Engineering

I am an industrial designer, looking for help in personal development.

Pavel Samuta Industrial 3D designer 🎨 / engineer mechanic ⚙ TV equipment, welcome to my website ➽ pavelsamuta.com

Last updated on January 30th, 2019

I am an industrial designer, looking for help in personal development.

8 years final product design from concept to production. Passion, devotion and faith - it is the core of my success.
I believe that to changing that's norm life. The philosophy of my thinking: "Always look for opportunities to achieve results, to help people"
My advantage:
- сomplex knowledge-oriented analytical and practical activities, flexible adaptation to changes in the content of professional activity.
Passion for sport utility formed character qualities of self-discipline, courage, will-power and active life position.
Tools: Kompas 3D - time more than 10,000 hours (3D modelling, 3D printing and engineering drawings, diagrams, plans, sketches, tables, calculations, specifications), Inkscape - time more than 2,000 hours(vector graphics for mobile and web interfaces, websites, icons, logotypes, flash banners and documentation design), Microsoft Office (Google Docs) - time more than 5,000 hours (presentations, documents).
The creation of a site on the platform Nethouse for more than 500 hours, HTML - used in the design of the my blog https://pavel-samuta.livejournal.com
Hobbi tools: Adobe Photoshop - time more than 1,000 hours(retouch), SolidWorks (3D modelling), Autodesk Inventor (3D modelling).
- Strong sketching skills
- Proficiency in 3D modeling
- Excellent 2D and 3D rendering skills
- Keen sense of style and details
- Excellent communication, problem solving, and collaboration skills
- Strong detailed design skills and a passion for accuracy
- Eagerness to share new technology proposals with your clients and team
- Decent sketching skills to clearly communicate ideas
- Proficiency in other technical design skills: research, low-fi and representative model making, dimensioned drawings, BOM, report writing
- Experience with rapid prototyping through managing relationships with third party suppliers
- Strong projects - new products, interesting challenges with unique solutions
My portfolio https://pavelsamuta.com.


I am a good technical performer, but I want to further develop my management skills in the field of project management of engineering ideas.


I would be grateful for any advice, I feel development in developing myself as a professional, maybe my knowledge can be applied to other areas and expand the scope of activities.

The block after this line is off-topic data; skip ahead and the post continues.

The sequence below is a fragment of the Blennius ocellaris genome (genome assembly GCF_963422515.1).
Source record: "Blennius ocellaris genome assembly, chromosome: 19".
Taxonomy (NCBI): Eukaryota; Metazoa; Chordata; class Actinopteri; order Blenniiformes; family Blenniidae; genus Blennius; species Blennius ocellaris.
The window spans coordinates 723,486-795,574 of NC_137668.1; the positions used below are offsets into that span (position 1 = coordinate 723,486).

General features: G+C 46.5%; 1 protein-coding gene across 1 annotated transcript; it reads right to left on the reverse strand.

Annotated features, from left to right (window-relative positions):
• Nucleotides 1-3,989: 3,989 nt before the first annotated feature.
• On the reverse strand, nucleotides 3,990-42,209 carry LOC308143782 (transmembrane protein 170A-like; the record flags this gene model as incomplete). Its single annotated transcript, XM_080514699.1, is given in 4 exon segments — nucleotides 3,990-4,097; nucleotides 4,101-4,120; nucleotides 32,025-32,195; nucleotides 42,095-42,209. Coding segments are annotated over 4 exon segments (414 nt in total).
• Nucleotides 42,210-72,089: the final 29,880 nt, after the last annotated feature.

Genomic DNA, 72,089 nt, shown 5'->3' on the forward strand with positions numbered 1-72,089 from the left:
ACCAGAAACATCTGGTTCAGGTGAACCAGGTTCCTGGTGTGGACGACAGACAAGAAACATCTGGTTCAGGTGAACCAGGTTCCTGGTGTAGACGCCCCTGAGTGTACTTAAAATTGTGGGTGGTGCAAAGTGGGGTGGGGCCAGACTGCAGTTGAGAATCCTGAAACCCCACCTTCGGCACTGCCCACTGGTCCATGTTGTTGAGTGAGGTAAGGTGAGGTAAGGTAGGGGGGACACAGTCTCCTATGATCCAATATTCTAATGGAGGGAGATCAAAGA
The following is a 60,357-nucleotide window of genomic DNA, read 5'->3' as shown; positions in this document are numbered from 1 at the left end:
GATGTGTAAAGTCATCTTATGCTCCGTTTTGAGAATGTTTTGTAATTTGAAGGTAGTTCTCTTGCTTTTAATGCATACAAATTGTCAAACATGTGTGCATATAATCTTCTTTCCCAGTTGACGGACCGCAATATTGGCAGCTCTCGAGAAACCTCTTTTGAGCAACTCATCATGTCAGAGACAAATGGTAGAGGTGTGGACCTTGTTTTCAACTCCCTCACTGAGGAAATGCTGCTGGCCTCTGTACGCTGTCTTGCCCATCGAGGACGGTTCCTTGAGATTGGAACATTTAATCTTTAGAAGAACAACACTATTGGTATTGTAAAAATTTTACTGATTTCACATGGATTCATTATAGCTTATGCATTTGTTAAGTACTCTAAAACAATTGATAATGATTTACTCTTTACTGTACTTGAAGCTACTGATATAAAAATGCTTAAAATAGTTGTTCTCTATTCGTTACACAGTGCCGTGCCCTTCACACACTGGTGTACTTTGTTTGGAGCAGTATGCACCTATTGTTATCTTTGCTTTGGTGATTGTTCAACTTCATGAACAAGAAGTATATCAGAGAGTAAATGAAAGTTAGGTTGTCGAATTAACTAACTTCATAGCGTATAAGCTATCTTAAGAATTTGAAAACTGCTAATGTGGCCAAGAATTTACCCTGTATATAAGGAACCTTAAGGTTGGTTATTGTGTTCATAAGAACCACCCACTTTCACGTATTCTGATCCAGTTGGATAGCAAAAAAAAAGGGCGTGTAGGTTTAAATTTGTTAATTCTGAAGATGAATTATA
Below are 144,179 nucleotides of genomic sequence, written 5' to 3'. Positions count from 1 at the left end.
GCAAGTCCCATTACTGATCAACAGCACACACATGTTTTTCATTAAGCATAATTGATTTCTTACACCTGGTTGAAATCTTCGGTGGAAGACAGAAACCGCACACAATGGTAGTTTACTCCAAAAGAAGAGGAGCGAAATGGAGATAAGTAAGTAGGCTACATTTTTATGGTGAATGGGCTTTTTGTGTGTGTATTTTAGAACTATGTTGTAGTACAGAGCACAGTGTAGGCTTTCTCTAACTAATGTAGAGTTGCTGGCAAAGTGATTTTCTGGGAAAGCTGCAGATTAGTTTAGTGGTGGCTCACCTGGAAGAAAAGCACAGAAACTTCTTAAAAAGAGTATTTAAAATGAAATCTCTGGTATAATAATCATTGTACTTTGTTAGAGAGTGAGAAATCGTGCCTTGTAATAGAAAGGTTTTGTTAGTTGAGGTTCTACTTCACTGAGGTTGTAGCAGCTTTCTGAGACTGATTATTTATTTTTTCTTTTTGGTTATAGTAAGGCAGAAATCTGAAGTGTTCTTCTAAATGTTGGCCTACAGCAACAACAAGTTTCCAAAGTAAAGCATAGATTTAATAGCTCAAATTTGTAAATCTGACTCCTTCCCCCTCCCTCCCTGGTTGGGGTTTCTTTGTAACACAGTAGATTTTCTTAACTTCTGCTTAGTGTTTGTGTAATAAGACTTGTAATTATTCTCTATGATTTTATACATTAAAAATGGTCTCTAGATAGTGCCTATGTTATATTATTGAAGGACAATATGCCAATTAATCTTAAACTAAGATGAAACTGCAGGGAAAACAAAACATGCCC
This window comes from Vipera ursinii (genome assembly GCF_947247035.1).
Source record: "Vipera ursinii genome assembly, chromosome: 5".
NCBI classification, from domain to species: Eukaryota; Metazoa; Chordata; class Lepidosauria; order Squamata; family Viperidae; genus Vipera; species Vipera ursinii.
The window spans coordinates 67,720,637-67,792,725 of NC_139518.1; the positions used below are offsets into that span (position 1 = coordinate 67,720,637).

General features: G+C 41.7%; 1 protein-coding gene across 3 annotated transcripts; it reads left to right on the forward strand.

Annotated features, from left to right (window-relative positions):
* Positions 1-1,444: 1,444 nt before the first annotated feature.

Paul Garcia marketing exec & business coach

February 6th, 2019

Hm, well, if you can afford an executive coach, you could get customized regular advice. Unfortunately the work world really likes to tick boxes when hiring. Generally most companies are not imaginative. They screen people through portals that don't look at anything holistically, just match keywords. And they rarely speak to you like a human.


Here's where I'd suggest you start. Throw away the idea that you need a resume. Experience is what you get when you don't get what you want. A resume can only tell someone what you've been asked to do instead of what you're capable of or interested in.


Identify your four criteria. Where do you want to be geographically? What industry lights you up? How do you like to be rewarded? And what kind of responsibilities keep you engaged and interested on a day-to-day basis?


These are things you may never have asked yourself without limits. Remove the limits. Don't worry about what you've seen, imagine what you actually want.


Do research. Look for companies that are doing interesting things that match ALL FOUR of your criteria. Find out what they're up to, and consider what things they should be thinking about as opportunities for their growth. Introduce yourself in a letter to the head of any of those companies that match your four criteria. Demonstrate how you think by asking leading questions. Remove the words "I" and "me" from your letter. See what happens.


People make decisions about who they want to work with based on two main factors. 1) will I be embarrassed if I hire this person? and 2) do they think like I do? Demonstrate that you think alike, that there are opportunities in front of them. Don't offer to help, just ask if you can have a conversation to learn more about them. They're not stupid, they'll understand that if they invite you they get a person that they're interested in. Remember, remove the "I" and "me" from the conversation. Don't talk about a job. Just ask questions, be authentic, take a genuine interest in what they care about.